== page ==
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How to Buy A Second Hand Vehicle from Private Seller or Dealership

How to Buy A Second Hand Vehicle from Private Seller or Dealership

Hi there smart drivers. Rick with Smart
Drive Test talking to you today about how to buy a used vehicle. And when you
think of going out and buying a vehicle is this what you think of: [BUYING A CAR :: TRANSFORMERS] “Son, I’m a lot of things. A liar’s not one em’. Especially not in front of my Mammy. Yes! Getting swindled at the sleazy car dealership. Well today
we’re going to talk to you about some tips and techniques about getting the best
car for your money. Stick around, we’ll be right back with that information. [INTRO & UPBEAT MUSIC] Hi there smart drivers. Welcome back. Rick with Smart Drive Test talking to you today
about buying a used vehicle – a secondhand vehicle and how to get the best value
for your money. And getting the car that you want. Not settling for some car that
you think is a good deal. So we’re going to give you some tips and techniques about
how to do that and the first thing that I want to say about buying a used
vehicle or any vehicle: know that the price is always negotiable. It’s not the
sticker price that’s on the windshield. Do not just pay that…actually barter and
negotiate for a better price. So that’s we’re going to talk about. Now if you’re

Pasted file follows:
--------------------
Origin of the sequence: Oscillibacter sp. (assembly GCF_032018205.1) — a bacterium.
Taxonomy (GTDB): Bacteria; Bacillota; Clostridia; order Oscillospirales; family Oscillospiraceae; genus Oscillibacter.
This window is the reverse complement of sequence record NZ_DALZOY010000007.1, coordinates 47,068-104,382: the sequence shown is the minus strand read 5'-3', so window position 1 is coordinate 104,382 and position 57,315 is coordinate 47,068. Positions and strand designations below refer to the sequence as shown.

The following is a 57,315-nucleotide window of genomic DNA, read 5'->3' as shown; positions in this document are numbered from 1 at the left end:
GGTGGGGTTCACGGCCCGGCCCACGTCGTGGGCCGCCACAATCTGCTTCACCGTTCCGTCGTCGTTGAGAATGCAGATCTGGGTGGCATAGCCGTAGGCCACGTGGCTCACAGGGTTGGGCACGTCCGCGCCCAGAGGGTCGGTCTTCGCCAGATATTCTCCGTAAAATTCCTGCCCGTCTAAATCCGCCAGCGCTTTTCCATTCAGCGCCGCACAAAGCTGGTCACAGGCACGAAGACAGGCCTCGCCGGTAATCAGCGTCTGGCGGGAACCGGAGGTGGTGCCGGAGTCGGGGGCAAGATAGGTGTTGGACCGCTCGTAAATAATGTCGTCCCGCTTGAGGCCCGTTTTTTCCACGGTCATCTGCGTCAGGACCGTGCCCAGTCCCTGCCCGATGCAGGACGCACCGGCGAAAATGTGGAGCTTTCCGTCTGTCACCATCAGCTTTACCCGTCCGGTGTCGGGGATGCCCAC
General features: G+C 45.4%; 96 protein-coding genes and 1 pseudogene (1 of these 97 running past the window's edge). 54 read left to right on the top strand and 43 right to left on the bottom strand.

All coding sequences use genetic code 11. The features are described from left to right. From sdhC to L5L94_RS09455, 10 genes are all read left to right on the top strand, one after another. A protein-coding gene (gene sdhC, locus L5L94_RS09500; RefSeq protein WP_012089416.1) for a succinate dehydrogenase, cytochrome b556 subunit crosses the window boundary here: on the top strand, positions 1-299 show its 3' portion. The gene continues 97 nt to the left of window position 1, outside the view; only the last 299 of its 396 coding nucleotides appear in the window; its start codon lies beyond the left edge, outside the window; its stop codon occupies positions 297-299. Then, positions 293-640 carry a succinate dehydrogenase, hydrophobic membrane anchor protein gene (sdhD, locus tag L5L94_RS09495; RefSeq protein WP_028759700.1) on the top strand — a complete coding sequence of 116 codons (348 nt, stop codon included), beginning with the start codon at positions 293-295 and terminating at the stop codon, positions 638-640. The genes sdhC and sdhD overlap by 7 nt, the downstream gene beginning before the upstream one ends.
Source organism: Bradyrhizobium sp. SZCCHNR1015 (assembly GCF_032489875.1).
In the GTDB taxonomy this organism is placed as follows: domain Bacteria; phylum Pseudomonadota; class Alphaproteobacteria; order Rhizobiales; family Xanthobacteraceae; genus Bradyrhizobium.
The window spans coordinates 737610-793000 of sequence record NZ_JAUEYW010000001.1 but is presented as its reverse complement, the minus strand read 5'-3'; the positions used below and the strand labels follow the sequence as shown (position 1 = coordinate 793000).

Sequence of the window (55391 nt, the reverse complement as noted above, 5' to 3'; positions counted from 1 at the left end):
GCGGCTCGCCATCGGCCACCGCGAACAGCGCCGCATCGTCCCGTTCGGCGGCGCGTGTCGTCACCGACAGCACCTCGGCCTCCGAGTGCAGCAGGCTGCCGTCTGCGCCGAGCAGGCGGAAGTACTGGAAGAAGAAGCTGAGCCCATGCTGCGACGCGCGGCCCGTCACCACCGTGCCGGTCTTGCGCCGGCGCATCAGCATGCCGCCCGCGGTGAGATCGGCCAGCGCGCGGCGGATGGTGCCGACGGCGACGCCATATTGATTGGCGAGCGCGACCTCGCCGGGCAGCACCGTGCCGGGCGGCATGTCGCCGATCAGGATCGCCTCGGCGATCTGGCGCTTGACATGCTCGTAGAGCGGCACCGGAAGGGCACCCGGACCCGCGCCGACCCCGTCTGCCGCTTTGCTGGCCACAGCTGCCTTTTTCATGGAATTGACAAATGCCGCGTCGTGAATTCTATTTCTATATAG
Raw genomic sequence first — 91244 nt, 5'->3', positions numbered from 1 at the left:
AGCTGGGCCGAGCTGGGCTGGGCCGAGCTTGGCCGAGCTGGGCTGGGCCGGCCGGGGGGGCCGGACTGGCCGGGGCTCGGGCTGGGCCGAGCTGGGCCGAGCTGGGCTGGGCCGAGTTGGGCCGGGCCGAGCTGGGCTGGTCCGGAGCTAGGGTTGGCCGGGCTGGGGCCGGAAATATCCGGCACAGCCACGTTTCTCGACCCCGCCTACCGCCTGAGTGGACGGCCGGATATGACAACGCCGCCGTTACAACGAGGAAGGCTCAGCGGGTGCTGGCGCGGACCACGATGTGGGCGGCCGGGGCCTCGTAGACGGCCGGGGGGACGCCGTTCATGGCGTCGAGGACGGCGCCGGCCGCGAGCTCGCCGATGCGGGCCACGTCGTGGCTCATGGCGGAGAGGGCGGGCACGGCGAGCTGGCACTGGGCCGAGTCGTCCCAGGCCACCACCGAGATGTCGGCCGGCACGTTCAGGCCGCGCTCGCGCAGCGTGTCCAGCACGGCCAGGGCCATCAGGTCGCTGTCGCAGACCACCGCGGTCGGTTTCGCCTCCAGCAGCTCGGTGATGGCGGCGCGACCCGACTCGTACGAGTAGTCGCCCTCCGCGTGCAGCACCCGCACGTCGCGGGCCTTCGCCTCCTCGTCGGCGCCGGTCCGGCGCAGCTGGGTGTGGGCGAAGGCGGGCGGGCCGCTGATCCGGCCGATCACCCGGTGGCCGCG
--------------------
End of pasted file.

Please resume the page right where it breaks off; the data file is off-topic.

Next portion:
new to Smart Drive Test, Smart Drive Test helps new drivers get a license, veteran
drivers to remain crash free, and CDL drivers to start a career as the truck
or bus driver. So if you’re new here, consider subscribing. Hit that subscribe
button just about there. [POINTING TO THE SUBSCRIBE BUTTON] As well, hit that bell. That way you’ll get instant
notification when I get the videos up for you. Now as I said, all prices are
negotiable for cars. And you can negotiate. And yes some of you are
thinking, why don’t I buy a new vehicle. I know exactly what my car payment is going to be every month. I’m going to get a bumper to bumper warranty that’s going to be five
years. And yes that is an option for some of you if you can afford to purchase a
new vehicle. But I’m going to say to you that you’re going to get a lot more vehicle
for less money if you’re willing to buy a vehicle that’s a couple of years old;
maybe even four years old. Because oftentimes when you buy a second-hand
vehicle or a used vehicle, it’s got good tires on it. It’s got – some times it’ll
come with a set of winter tires or it’ll come with a Thule (roof rack and cargo box) or other accessories for the vehicle. If you buy a brand new vehicle, one of the most prominent things
that you’re going to pay money for off the hop is, you’re going to buy new tires twenty or thirty thousand kilometres, fifteen or twenty thousand
miles down the road because the tires that they put on these new vehicles only
last a short amount of time, and you’re going to have to put new tires. So you’re
going have to make an investment of about a thousand dollars on a brand new
car within a year of owning that vehicle, which is very frustrating for a lot of
people. So if you buy a vehicle that’s a couple-of-years old, four-years-old, you
might even get some warranty left over on the vehicle. As well, you’re going to
spend probably half of what you would for a new car. So think about that in